Hope Hicks’ lawyer says no need to clarify congressional testimony

Hope Hicks‘ attorney told the House Judiciary Committee on Thursday that the former White House communications director does not need to clarify her testimony, after FBI documents related to Michael Cohen’s case released last month raised questions about her answers.

The committee had asked Hicks if she needed to clarify her testimony about the hush-money payments made during the campaign to two women, Karen McDougal and Stephanie Clifford, who alleged affairs with Trump.

“The information in the search warrant affidavit is not inconsistent with Ms. Hicks’ testimony, and does not establish any lack of candor on her part,” wrote attorneys Robert Trout and Gloria Solomon.

“She knows precisely when and how she first learned about Karen McDougal, Ms. McDougal’s agreement with American Media, and ‘hush money’ payments to Story Daniels (Stephanie Clifford). It was all from press inquiries,” the attorneys said. “Her testimony about those subjects before the Judiciary Committee, like the information she provided to the United States Attorney in the Southern District of New York and the Office of Special Counsel, was truthful and accurate.”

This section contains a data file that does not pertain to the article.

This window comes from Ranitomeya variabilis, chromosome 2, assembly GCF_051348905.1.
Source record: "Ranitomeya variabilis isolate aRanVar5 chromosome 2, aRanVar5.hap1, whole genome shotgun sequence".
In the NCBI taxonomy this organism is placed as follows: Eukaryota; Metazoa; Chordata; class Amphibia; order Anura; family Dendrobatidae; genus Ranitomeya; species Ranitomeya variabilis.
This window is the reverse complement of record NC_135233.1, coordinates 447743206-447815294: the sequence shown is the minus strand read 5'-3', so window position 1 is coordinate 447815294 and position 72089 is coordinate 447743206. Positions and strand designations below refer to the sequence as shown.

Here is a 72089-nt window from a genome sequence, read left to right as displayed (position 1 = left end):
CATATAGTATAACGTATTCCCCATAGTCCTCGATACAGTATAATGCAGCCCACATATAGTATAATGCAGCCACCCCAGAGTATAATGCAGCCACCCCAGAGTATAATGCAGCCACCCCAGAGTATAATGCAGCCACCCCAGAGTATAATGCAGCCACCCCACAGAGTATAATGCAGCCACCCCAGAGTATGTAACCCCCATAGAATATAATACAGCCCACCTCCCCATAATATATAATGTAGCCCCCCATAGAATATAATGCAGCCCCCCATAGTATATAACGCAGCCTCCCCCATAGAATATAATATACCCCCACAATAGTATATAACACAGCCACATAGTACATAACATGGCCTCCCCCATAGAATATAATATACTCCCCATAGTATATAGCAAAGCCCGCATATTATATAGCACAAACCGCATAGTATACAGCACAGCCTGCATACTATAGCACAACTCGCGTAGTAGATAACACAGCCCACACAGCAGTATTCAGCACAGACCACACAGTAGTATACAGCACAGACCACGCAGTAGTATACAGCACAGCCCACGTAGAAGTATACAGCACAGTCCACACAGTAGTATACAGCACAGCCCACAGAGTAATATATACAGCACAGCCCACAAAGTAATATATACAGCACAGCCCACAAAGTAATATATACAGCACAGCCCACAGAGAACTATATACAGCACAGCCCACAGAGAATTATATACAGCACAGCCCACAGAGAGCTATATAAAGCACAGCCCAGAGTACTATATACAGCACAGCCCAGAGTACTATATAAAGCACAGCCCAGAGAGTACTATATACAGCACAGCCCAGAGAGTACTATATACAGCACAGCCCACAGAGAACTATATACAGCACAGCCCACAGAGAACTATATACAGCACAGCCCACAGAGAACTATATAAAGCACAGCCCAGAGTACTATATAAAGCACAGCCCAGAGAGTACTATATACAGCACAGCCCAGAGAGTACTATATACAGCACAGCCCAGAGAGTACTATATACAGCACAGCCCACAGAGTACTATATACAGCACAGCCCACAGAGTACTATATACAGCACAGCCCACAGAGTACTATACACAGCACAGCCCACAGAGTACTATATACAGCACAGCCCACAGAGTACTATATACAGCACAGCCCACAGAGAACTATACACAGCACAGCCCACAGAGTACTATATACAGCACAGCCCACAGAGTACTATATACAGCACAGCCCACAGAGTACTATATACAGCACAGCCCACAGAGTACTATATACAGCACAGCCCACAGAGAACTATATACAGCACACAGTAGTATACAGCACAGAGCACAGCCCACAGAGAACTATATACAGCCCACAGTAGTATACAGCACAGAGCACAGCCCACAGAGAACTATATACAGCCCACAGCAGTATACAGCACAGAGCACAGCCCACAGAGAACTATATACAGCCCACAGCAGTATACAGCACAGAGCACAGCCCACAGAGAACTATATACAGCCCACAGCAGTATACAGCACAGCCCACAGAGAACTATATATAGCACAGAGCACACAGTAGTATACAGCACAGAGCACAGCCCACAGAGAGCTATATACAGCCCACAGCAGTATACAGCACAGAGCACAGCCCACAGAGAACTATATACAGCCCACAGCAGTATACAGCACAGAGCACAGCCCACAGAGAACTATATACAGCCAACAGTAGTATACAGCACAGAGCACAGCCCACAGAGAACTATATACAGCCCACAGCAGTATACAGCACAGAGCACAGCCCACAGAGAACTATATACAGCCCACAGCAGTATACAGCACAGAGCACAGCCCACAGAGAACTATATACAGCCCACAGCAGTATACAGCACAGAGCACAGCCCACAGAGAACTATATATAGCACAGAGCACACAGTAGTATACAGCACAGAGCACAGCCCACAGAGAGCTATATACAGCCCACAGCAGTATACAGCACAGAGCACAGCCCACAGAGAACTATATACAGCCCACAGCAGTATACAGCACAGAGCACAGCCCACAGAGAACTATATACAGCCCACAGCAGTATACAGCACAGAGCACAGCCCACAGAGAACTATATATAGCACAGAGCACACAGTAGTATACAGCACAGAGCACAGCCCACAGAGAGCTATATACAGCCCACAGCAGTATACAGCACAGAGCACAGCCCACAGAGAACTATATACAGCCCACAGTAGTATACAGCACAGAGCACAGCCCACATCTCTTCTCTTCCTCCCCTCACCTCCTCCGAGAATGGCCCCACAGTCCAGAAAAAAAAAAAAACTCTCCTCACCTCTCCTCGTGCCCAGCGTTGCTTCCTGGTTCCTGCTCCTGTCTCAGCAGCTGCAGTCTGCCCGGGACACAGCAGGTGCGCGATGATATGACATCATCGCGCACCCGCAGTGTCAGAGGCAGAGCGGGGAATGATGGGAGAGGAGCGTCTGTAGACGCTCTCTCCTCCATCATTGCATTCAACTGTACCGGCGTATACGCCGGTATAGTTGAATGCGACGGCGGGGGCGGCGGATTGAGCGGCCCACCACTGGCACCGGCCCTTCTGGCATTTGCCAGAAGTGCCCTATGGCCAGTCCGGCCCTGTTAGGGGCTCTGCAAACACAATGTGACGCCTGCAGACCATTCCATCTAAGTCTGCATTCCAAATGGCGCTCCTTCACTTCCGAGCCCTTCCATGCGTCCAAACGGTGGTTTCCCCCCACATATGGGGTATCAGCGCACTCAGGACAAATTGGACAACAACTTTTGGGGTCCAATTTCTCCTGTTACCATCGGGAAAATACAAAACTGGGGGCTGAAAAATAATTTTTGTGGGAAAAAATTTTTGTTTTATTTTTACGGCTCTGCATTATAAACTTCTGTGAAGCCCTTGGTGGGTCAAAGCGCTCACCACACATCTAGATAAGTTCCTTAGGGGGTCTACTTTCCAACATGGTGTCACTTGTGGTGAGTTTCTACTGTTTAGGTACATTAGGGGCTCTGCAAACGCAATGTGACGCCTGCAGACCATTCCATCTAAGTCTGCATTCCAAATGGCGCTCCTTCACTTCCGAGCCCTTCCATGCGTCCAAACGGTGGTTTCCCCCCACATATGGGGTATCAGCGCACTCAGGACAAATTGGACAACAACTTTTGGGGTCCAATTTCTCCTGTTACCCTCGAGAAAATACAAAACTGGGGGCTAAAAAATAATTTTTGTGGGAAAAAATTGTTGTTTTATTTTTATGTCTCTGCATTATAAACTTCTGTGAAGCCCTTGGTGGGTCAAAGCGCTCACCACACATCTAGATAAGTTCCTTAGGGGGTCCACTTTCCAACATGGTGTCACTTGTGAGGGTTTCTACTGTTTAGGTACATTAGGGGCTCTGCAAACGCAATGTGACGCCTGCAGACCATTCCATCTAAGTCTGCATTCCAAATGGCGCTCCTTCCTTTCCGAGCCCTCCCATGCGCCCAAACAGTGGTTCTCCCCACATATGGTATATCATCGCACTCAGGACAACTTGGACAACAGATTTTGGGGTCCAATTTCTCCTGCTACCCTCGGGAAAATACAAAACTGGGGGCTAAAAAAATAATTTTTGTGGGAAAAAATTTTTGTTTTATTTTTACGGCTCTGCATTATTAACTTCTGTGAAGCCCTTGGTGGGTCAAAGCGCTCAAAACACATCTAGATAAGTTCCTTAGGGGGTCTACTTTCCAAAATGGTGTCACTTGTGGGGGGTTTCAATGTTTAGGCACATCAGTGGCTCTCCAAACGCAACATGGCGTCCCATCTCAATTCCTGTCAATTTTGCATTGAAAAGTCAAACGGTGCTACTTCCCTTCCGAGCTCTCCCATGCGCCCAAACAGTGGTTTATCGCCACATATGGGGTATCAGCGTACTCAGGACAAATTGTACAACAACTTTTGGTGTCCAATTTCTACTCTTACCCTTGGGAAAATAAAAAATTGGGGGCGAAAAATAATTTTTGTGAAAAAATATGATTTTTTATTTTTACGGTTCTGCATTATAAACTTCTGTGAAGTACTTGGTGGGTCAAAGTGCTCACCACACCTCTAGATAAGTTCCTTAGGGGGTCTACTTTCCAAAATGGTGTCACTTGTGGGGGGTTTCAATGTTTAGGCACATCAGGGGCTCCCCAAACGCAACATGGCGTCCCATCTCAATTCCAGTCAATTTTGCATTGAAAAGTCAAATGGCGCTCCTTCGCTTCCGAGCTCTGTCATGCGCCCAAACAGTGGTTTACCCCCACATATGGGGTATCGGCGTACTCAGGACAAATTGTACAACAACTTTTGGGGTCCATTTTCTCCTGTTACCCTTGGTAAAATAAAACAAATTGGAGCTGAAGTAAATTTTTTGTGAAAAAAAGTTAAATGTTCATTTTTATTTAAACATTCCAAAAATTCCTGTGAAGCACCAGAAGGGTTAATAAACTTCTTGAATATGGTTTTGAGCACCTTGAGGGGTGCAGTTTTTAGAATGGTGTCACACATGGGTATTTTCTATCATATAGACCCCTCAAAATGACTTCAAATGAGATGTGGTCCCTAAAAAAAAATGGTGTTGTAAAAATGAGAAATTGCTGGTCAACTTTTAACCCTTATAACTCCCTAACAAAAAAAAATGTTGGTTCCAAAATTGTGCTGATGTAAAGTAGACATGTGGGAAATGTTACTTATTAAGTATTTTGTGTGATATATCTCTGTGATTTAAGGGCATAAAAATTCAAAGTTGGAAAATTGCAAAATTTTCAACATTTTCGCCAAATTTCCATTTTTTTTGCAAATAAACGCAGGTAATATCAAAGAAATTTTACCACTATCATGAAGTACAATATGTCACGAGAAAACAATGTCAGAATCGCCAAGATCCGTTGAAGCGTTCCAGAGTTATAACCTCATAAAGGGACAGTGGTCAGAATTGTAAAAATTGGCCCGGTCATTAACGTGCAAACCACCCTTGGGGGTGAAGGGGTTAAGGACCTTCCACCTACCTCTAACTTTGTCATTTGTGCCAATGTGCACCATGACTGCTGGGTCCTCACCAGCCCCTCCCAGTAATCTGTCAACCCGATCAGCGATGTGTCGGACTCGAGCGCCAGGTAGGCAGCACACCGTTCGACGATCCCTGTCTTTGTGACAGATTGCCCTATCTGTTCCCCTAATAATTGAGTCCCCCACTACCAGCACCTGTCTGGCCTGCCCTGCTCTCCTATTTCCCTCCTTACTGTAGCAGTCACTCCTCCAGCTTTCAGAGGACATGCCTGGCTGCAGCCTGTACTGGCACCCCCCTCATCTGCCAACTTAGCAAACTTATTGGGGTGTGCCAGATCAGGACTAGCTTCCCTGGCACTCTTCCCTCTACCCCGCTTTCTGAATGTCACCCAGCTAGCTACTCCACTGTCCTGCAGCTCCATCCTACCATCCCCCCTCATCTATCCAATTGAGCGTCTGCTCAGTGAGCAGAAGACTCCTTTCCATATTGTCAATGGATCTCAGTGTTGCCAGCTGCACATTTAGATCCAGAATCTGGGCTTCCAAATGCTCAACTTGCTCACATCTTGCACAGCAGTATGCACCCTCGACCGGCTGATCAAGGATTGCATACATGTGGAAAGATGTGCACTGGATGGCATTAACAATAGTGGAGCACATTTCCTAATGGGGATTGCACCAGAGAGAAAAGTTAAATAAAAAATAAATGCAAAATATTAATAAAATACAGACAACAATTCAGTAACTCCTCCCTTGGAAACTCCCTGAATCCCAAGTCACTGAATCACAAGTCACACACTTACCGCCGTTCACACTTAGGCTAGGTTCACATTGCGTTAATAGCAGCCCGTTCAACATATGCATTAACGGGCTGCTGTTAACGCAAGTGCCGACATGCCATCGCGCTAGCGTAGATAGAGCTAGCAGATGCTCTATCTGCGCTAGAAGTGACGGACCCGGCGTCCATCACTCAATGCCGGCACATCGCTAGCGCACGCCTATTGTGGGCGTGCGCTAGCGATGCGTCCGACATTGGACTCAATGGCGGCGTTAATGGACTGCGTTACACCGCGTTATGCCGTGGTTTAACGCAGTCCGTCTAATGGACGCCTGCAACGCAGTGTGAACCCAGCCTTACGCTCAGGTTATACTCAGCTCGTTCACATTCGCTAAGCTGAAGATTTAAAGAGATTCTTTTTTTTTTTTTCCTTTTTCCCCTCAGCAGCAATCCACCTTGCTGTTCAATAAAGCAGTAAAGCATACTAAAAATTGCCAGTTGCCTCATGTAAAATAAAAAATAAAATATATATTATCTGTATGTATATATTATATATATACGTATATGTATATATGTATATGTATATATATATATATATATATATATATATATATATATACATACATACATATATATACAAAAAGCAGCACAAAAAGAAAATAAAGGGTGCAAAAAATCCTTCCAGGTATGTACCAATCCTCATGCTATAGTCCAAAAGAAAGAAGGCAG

The committee had raised questions about Hicks’ testimony after the documents the FBI released about Cohen showed he had spoken on the phone with then-candidate Donald Trump and Hicks, and the conversations were apparently about Clifford and McDougal.

But Hicks’ attorneys argued there were no specifics about the contents of those calls. He says of three October 8, 2016, phone calls the committee cited, including one with Trump, that Hicks “is quite certain that none of her calls that day with Mr. Cohen related to any agreement with or payments to Stormy Daniels.”